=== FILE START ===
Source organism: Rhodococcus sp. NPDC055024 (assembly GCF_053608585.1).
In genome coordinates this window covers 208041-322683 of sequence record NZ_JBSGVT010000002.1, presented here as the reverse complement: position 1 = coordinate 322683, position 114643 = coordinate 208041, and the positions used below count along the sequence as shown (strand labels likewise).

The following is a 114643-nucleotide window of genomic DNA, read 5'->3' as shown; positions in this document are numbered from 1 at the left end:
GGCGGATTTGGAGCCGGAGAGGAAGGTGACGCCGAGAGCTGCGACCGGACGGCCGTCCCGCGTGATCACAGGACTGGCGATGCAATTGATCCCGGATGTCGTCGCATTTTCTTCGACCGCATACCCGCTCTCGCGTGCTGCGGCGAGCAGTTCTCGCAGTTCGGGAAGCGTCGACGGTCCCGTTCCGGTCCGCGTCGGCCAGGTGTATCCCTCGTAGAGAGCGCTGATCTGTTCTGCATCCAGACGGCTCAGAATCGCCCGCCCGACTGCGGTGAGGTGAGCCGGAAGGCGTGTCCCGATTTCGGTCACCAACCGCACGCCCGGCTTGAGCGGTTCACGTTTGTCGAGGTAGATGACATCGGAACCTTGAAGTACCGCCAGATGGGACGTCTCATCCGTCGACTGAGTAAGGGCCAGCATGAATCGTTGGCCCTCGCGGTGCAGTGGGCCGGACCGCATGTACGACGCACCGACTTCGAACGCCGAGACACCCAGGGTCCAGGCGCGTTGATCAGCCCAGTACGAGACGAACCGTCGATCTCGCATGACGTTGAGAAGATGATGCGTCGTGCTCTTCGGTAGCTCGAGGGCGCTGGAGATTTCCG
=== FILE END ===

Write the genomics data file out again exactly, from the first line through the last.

Source organism: Rhodococcus sp. NPDC055024 (assembly GCF_053608585.1).
In genome coordinates this window covers 208041-322683 of sequence record NZ_JBSGVT010000002.1, presented here as the reverse complement: position 1 = coordinate 322683, position 114643 = coordinate 208041, and the positions used below count along the sequence as shown (strand labels likewise).

The following is a 114643-nucleotide window of genomic DNA, read 5'->3' as shown; positions in this document are numbered from 1 at the left end:
GGCGGATTTGGAGCCGGAGAGGAAGGTGACGCCGAGAGCTGCGACCGGACGGCCGTCCCGCGTGATCACAGGACTGGCGATGCAATTGATCCCGGATGTCGTCGCATTTTCTTCGACCGCATACCCGCTCTCGCGTGCTGCGGCGAGCAGTTCTCGCAGTTCGGGAAGCGTCGACGGTCCCGTTCCGGTCCGCGTCGGCCAGGTGTATCCCTCGTAGAGAGCGCTGATCTGTTCTGCATCCAGACGGCTCAGAATCGCCCGCCCGACTGCGGTGAGGTGAGCCGGAAGGCGTGTCCCGATTTCGGTCACCAACCGCACGCCCGGCTTGAGCGGTTCACGTTTGTCGAGGTAGATGACATCGGAACCTTGAAGTACCGCCAGATGGGACGTCTCATCCGTCGACTGAGTAAGGGCCAGCATGAATCGTTGGCCCTCGCGGTGCAGTGGGCCGGACCGCATGTACGACGCACCGACTTCGAACGCCGAGACACCCAGGGTCCAGGCGCGTTGATCAGCCCAGTACGAGACGAACCGTCGATCTCGCATGACGTTGAGAAGATGATGCGTCGTGCTCTTCGGTAGCTCGAGGGCGCTGGAGATTTCCG